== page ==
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In a clearing at Castlemaddy Woods, you can explore the remains of Polmaddy, a traditional Galloway ferm-toun, (farming village). Changes in farming during the 18th and 19th centuries led to the abandonment of many such small farm villages in this area.

By the 19th century, the 1st edition Ordnance Survey 6-inch map (published in 1853) records Polmaddy as in ruins.

The earliest known records date Polmaddy to the 16th century. In 1505, William McClelland, Laird of Bomby, owned it. King James IV gave Polmaddy to James Hepburn in 1511. By 1541, however, it had returned to the McClelland family; recorded in the will of Thomas McClelland, William's grandson.

In the 1700s, landlords began to make changes to the way they used the land. They were looking to modernise and so introduced new agricultural machinery and farming practices. Called improvements, these changes aimed to increase productivity and make more profit.

The General Inclosure Act of 1801 allowed landlords to join the land of the small tenant farmers to make larger cattle or sheep farms. This was another element of the improvements. It meant often evicting the small scale tenant farmers, such as those living at Polmaddy.

The situation leading to Polmaddy's abandonment in the early 1800s is unknown. It is more than likely, however, that it was a victim of the improvements.


Storyteller Tony Bonning shares three local tales.

The mill at Polmaddy

Investigate the remains of Polmaddy ferm-toun and you will discover one building slightly larger than the others. This is the old mill, connected through local legend to the outlaw king Robert the Bruce.

In 1307, during the Scottish Wars of Independence against the English, Robert hid in the hills of Galloway.  Legend says that he took refuge at the miller's house in Polmaddy before his victory against the English at Glentrool. Later, when he was king of Scotland, he rewarded the miller by giving him the ownership of the mill.

The earliest historic reference to a mill at Polmaddy is over three hundred years later. It is marked on Pont's map published in 1654. Esther Mackormack of Barlae had the rights to the mill in 1697.

Tenant farmers were thirled, meaning legally bound, to have their grain ground into meal at the local mill. They had to pay a portion of the grain for the privilege. This was often not popular.

One of the types of crops the farmers grew was bere barley, frequently used to make ale.

Unusually for a small 'ferm toun', Polmaddy had its own inn, called Netherward. Located on the main road from Kirkcudbright to Ayr, it was a place for weary travellers to get some refreshment.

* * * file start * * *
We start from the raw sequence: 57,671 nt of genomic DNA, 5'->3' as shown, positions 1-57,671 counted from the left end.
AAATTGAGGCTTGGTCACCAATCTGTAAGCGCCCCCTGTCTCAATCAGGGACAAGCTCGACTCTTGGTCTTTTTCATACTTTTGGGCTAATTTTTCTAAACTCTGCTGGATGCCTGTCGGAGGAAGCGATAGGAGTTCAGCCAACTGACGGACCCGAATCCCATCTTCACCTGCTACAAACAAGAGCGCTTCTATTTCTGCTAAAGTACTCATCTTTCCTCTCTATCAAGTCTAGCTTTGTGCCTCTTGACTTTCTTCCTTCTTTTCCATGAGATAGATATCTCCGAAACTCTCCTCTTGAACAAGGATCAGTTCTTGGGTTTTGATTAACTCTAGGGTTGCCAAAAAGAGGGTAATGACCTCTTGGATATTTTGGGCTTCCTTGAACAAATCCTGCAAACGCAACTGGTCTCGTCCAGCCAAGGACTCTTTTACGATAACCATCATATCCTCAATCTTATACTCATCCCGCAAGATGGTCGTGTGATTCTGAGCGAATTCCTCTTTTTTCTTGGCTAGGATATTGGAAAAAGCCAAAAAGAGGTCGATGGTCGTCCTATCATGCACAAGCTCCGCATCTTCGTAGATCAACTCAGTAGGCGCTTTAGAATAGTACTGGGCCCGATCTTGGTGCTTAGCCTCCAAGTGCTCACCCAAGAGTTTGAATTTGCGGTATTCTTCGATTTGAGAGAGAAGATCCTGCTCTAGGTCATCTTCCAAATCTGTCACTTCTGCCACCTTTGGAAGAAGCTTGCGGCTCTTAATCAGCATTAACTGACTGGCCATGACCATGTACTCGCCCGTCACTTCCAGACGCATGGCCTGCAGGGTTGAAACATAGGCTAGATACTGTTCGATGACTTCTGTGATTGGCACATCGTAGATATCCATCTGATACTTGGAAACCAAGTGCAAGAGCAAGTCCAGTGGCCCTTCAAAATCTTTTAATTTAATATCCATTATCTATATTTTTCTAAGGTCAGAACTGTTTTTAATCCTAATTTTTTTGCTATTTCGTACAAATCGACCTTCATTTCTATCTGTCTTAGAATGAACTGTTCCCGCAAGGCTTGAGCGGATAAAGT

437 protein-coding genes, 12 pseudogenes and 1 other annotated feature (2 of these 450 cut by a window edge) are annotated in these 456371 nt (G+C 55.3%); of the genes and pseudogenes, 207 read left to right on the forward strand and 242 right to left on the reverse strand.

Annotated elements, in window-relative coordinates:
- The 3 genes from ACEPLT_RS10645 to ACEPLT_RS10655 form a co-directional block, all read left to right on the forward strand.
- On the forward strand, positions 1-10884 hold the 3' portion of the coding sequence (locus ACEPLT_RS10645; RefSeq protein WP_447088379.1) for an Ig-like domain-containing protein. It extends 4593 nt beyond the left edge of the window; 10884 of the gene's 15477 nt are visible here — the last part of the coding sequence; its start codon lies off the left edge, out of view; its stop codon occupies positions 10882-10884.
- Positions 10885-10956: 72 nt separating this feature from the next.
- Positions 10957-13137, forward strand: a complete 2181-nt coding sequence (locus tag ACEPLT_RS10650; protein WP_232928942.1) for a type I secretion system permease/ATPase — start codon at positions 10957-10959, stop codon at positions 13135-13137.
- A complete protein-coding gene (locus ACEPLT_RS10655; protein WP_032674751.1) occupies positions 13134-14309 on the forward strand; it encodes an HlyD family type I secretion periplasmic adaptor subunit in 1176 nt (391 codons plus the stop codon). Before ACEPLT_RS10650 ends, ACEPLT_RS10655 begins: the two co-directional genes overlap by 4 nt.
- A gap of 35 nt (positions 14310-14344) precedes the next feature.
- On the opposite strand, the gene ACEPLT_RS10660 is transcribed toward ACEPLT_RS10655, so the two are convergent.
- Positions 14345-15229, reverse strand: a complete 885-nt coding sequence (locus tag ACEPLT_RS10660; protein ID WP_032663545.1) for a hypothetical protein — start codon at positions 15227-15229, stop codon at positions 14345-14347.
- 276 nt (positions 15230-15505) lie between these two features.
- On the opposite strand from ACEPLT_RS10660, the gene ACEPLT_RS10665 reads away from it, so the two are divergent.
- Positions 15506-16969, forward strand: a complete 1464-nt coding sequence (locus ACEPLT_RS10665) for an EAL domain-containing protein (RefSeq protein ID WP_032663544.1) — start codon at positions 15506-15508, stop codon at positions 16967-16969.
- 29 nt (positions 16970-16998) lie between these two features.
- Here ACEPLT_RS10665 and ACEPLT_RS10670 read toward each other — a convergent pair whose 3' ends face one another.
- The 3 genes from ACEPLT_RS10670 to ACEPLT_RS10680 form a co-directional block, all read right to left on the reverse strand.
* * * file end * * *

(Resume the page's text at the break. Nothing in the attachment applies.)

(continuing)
Investigating Polmaddy

In 1971, our predecessors the Forestry Commission bought the land where Polmaddy stood. A local, (Mr Ansell), informed the Forestry Commission of the presence of the ferm-toun. The Commission decided to protect the well-preserved remains and make it accessible to the public.

A survey of the site and a small scale excavation informed the plans to protect it.   

The fieldwork identified a variety of structures including several houses and byres. A byre would have held animals or crops.

Unusually, four houses are grouped together, two semi-detached houses on either side of a small street.

There were six corn-drying kilns on the site. These would have dried the crops brought in from the fields, farmed in the surrounding area. The corn would then have gone to the mill.

The mill was water-powered. The water was carried down from the nearby Polmaddy burn to the mill pond. This was done via a wide, stone lined channel, called a lade.

The sluice gate controlled the supply of water stored at the mill pond. Opening the gate allowed water to run to the mill, turning the waterwheel, which then turned a large grinding stone that ground the grain.

Visiting Polmaddy

The exact location of Polmaddy is grid reference NX 588 878.

For details of how to access the site see the Polmaddy web page. The site is immediately accessible from the car park and the trail around the village is clearly signed from there.

All sites managed by Forestry and Land Scotland are open for you to explore. However, not all sites have paths or signage and some are a considerable distance from car parking. We recommend that visitors consult a detailed map and wear appropriate clothing.

Please follow the Scottish Outdoor Access Code and remember that historic sites should be treated with care and respect.